For the first time uniaxial planar alignment of liquid crystal polymer (LCP)-films on single substrates is shown. Photo-alignment of single- and stacked LCP-layers is shown to enable LCP-thin-film configurations with freely adjustable optical axes and novel optical functions. The molecular photo-mechanisms generating anisotropic optical film-properties are outlined. The new LPP/LCP technology enables a plethora of novel photo-patternable thin-films, such as interference color filters, wide-view films to broaden the field of view of LCDs, photo-structured polarisers as well as a novel optical security elements (c.f. also ref. 120, 157, 159).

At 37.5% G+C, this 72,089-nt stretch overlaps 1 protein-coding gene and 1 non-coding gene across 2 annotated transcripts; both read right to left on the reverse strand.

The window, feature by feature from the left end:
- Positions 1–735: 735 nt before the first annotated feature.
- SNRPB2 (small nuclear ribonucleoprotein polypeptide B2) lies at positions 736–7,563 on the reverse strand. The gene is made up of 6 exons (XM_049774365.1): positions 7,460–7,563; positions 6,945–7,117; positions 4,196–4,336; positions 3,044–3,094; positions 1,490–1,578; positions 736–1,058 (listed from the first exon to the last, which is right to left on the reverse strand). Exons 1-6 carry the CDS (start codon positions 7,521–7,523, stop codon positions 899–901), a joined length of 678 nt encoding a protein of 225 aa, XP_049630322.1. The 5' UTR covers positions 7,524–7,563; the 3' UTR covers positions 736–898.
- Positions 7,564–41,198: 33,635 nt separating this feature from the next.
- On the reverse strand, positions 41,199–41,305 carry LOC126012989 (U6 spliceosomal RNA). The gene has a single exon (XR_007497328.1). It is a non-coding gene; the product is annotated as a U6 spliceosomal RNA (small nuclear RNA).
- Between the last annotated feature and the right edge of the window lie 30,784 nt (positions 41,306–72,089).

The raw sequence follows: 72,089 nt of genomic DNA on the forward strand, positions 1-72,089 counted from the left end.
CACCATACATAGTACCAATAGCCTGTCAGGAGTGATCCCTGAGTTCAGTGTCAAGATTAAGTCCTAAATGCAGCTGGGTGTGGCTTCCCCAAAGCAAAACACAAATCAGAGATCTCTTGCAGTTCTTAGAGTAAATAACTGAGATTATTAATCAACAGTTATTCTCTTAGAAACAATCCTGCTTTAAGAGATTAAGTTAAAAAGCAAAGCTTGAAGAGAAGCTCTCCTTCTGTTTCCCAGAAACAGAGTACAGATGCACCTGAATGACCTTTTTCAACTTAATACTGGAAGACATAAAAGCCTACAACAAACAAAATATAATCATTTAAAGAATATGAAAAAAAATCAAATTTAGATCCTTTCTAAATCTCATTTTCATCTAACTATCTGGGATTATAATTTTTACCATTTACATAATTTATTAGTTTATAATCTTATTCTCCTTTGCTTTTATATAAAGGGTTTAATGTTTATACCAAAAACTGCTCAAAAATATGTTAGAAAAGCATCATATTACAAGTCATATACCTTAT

127) Optical Patterning of Multi-Domain Liquid Crystals with Wide Viewing Angles; M. Schadt, H. Seiberle and A. Schuster. NATURE 381, 212 (1996).

Photo-induced uniaxial liquid crystal alignment in a single exposure step is for the first time shown to generate defined LC bias-tilt angles. Prerequisite is non-centro-symmetric LPP-photo-alignment achieved by photo-polymerizable molecules with novel photo-reactive symmetry. This extension of our LPP-photo-alignment technology is crucial for enabling dislocation-free photo-aligned LCDs (c.f. also ref. 94). Moreover, LPP-photo-alignment enables angular independent high information-content monitor- and television-LCDs via control of molecular alignment within each pixture element. This is demonstrated by the first four-domain LPP-photo-aligned and photo-patterned TN-LCD.

164) Novel Optical Thin-Films with Isotropic and Anisotropic Nano-Corrugated Surface Topologies; M. Ibn-Elhaj and M. Schadt. NATURE 410, 796 – 799 (2001).